FIGURE 4-3 Hypothetical graph depicting the expected loss from competing risks, individually and combined. This graph could apply to a substance that poses a risk of adverse health effects if intake is low and of toxic effects if intake is high.

SOURCE: Richard A. Forshee, Center for Food, Nutrition, and Agriculture Policy, University of Maryland.

and benefits, one can improve approaches to regulatory policy, dietary guidance, and the public health.


Moderator: Karl R. Matthews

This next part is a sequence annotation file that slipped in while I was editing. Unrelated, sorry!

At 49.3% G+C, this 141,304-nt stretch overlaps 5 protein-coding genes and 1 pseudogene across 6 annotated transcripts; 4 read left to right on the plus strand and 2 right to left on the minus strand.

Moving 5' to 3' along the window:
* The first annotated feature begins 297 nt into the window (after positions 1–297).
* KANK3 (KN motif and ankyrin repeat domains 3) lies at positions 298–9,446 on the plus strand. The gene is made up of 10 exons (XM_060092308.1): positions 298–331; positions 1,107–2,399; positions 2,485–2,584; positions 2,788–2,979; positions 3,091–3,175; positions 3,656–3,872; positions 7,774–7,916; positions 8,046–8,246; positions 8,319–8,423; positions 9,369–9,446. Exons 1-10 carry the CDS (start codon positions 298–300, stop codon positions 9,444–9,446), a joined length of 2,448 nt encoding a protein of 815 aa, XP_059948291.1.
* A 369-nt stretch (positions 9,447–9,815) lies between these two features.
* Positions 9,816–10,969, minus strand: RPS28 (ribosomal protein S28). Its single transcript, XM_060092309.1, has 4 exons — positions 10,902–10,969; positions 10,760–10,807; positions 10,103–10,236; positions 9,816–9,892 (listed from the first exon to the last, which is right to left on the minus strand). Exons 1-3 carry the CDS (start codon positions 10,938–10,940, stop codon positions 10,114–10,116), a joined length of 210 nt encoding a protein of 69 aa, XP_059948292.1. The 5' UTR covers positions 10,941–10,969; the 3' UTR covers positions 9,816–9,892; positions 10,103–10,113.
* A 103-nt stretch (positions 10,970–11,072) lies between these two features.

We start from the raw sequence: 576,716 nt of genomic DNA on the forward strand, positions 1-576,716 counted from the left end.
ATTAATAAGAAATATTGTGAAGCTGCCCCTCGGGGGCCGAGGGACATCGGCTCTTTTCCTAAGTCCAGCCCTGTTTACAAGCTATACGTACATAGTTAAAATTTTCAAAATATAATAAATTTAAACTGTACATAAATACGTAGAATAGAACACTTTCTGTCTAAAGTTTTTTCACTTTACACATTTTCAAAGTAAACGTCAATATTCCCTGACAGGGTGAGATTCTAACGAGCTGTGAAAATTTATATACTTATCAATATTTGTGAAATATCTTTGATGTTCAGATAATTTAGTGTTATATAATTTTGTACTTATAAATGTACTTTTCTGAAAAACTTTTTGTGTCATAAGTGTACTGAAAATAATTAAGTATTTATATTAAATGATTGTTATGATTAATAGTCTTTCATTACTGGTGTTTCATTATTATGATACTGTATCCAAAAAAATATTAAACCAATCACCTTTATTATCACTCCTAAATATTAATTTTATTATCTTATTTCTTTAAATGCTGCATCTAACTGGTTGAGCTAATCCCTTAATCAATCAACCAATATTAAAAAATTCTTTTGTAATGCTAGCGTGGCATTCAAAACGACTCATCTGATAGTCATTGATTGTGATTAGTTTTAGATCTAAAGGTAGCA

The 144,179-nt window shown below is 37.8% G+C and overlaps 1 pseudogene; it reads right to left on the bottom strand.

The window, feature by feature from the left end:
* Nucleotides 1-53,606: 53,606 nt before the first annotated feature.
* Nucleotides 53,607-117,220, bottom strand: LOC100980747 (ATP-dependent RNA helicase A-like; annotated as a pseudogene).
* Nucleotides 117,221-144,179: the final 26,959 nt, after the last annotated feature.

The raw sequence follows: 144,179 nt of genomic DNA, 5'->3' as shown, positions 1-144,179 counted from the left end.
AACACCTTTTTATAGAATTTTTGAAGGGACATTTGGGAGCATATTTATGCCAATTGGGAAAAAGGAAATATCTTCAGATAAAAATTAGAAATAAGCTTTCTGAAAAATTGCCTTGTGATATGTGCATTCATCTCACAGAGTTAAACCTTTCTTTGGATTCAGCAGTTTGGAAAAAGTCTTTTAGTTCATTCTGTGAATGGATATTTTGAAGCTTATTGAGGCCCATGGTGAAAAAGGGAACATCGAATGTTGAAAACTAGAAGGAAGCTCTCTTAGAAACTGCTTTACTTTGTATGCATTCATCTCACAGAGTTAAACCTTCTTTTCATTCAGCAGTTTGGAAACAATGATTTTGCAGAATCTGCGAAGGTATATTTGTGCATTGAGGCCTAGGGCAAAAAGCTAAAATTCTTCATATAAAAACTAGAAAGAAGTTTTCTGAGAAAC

Any risk assessment involves a challenge in balancing the need for a parsimonious model that can be explained readily against a comprehensive model that includes all the possible risks and alternatives. It was noted, for example, that changing the intake of one dietary component is likely to change the intake of other components as well; a model that did not take this into account might be simpler but less informative. As another example, focusing solely on V. parahaemolyticus in oysters may be insufficient if there is also a risk of norovirus infection. Dr. Forshee mentioned Einstein’s view that one’s model needs to be as simple as possible but as complex as necessary to address the question.

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